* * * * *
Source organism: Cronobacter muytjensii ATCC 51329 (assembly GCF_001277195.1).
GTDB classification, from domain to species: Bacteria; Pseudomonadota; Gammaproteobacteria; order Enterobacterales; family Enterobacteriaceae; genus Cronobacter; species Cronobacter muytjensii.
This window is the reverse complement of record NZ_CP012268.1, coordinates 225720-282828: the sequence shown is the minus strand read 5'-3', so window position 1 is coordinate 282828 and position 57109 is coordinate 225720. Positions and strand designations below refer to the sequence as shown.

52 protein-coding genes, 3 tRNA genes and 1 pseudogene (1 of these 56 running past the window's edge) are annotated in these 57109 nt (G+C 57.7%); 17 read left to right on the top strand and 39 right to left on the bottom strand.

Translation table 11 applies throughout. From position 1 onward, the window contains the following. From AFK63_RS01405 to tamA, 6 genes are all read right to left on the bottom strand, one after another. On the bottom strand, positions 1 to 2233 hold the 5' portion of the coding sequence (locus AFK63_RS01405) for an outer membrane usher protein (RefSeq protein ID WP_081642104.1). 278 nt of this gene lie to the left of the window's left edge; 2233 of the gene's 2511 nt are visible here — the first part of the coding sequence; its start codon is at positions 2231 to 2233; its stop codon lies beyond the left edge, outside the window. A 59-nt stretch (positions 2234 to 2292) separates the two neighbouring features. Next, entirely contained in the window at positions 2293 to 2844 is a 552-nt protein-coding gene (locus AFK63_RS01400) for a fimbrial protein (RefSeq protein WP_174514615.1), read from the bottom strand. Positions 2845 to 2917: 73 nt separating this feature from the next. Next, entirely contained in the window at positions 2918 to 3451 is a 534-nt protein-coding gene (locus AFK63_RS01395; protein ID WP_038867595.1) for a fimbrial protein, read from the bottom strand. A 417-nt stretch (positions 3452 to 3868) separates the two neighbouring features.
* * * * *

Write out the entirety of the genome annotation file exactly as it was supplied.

Source organism: Cronobacter muytjensii ATCC 51329 (assembly GCF_001277195.1).
GTDB classification, from domain to species: Bacteria; Pseudomonadota; Gammaproteobacteria; order Enterobacterales; family Enterobacteriaceae; genus Cronobacter; species Cronobacter muytjensii.
This window is the reverse complement of record NZ_CP012268.1, coordinates 225720-282828: the sequence shown is the minus strand read 5'-3', so window position 1 is coordinate 282828 and position 57109 is coordinate 225720. Positions and strand designations below refer to the sequence as shown.

52 protein-coding genes, 3 tRNA genes and 1 pseudogene (1 of these 56 running past the window's edge) are annotated in these 57109 nt (G+C 57.7%); 17 read left to right on the top strand and 39 right to left on the bottom strand.

Translation table 11 applies throughout. From position 1 onward, the window contains the following. From AFK63_RS01405 to tamA, 6 genes are all read right to left on the bottom strand, one after another. On the bottom strand, positions 1 to 2233 hold the 5' portion of the coding sequence (locus AFK63_RS01405) for an outer membrane usher protein (RefSeq protein ID WP_081642104.1). 278 nt of this gene lie to the left of the window's left edge; 2233 of the gene's 2511 nt are visible here — the first part of the coding sequence; its start codon is at positions 2231 to 2233; its stop codon lies beyond the left edge, outside the window. A 59-nt stretch (positions 2234 to 2292) separates the two neighbouring features. Next, entirely contained in the window at positions 2293 to 2844 is a 552-nt protein-coding gene (locus AFK63_RS01400) for a fimbrial protein (RefSeq protein WP_174514615.1), read from the bottom strand. Positions 2845 to 2917: 73 nt separating this feature from the next. Next, entirely contained in the window at positions 2918 to 3451 is a 534-nt protein-coding gene (locus AFK63_RS01395; protein ID WP_038867595.1) for a fimbrial protein, read from the bottom strand. A 417-nt stretch (positions 3452 to 3868) separates the two neighbouring features.